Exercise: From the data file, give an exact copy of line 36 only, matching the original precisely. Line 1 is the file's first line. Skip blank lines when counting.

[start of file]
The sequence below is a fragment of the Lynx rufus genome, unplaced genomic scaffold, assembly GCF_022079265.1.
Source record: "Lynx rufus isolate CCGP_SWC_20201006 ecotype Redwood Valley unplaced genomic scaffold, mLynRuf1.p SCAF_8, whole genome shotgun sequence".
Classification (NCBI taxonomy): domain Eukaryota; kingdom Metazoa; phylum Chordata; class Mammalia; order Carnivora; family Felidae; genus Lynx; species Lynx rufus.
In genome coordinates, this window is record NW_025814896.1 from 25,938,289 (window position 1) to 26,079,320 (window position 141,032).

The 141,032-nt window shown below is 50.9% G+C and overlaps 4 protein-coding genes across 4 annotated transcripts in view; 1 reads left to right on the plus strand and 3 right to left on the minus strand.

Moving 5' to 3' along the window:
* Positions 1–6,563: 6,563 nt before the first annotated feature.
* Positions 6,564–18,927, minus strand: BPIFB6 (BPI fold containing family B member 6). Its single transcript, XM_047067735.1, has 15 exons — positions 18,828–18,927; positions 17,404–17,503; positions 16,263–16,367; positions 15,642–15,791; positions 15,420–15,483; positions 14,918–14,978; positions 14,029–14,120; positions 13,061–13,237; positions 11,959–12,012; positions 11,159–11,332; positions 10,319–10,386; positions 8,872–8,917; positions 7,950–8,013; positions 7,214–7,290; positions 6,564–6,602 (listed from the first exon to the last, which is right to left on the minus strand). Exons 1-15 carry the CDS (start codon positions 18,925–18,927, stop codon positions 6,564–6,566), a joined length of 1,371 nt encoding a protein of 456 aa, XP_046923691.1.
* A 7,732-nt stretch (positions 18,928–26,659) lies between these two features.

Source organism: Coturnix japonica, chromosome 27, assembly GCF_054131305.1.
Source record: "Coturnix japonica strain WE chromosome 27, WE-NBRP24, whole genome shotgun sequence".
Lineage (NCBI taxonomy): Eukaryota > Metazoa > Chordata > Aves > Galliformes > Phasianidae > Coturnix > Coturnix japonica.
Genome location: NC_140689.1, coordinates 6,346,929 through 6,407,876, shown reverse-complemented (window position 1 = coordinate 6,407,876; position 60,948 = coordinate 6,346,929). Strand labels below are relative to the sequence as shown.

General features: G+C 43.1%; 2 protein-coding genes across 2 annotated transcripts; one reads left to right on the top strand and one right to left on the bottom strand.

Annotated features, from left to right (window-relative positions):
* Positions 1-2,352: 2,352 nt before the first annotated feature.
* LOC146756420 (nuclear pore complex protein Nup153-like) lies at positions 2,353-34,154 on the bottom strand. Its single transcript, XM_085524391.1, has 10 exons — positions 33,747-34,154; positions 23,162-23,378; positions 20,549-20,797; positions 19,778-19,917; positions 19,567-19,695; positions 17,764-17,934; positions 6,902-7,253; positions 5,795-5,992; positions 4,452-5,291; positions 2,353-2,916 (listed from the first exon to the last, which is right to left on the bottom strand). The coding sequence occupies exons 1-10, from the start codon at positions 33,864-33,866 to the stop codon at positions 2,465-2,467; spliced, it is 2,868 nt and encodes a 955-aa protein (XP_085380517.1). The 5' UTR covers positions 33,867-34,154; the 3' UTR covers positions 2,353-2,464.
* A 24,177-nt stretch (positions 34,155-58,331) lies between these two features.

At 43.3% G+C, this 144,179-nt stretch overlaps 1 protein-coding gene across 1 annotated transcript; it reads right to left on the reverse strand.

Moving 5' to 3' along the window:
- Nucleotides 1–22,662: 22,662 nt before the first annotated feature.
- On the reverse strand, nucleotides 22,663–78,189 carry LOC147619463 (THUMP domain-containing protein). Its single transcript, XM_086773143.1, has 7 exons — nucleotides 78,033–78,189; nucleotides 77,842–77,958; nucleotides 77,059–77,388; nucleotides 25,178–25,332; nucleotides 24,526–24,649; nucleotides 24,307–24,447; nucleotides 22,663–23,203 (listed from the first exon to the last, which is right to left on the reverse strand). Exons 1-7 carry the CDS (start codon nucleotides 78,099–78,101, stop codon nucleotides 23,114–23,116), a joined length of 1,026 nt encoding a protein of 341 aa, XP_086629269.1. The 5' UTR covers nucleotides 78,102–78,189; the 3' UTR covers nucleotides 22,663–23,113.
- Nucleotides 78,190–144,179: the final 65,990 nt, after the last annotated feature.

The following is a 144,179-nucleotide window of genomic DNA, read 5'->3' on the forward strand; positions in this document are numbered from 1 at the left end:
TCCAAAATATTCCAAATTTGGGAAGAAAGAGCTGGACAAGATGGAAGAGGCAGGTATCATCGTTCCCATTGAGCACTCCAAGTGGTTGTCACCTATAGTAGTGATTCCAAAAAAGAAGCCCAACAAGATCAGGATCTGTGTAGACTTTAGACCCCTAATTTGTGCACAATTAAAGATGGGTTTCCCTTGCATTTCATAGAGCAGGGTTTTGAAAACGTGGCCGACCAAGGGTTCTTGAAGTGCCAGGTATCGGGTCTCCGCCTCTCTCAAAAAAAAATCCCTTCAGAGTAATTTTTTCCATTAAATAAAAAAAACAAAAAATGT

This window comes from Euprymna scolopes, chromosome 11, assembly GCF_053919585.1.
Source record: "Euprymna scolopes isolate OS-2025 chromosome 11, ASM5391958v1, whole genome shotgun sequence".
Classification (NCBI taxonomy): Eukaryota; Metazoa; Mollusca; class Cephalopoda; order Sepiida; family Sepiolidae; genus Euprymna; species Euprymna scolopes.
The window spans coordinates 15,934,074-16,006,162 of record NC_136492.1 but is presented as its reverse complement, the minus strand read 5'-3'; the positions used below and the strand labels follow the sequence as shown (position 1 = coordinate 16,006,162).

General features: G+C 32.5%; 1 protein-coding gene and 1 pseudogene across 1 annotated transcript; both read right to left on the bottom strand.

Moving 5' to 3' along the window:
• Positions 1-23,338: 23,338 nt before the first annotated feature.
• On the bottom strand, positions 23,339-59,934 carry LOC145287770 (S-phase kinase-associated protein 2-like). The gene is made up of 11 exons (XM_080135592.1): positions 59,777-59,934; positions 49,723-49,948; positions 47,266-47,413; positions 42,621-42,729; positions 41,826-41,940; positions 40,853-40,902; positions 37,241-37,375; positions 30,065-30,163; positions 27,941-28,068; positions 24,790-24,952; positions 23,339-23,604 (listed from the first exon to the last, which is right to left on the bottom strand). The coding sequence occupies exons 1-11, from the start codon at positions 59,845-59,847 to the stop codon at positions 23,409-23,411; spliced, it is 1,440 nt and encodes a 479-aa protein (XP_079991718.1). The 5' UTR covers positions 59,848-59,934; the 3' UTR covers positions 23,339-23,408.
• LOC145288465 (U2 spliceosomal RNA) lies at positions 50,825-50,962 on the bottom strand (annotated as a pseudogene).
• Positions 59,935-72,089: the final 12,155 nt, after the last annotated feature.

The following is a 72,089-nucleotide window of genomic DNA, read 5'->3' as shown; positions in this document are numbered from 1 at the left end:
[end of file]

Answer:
The following is a 72,089-nucleotide window of genomic DNA, read 5'->3' as shown; positions in this document are numbered from 1 at the left end: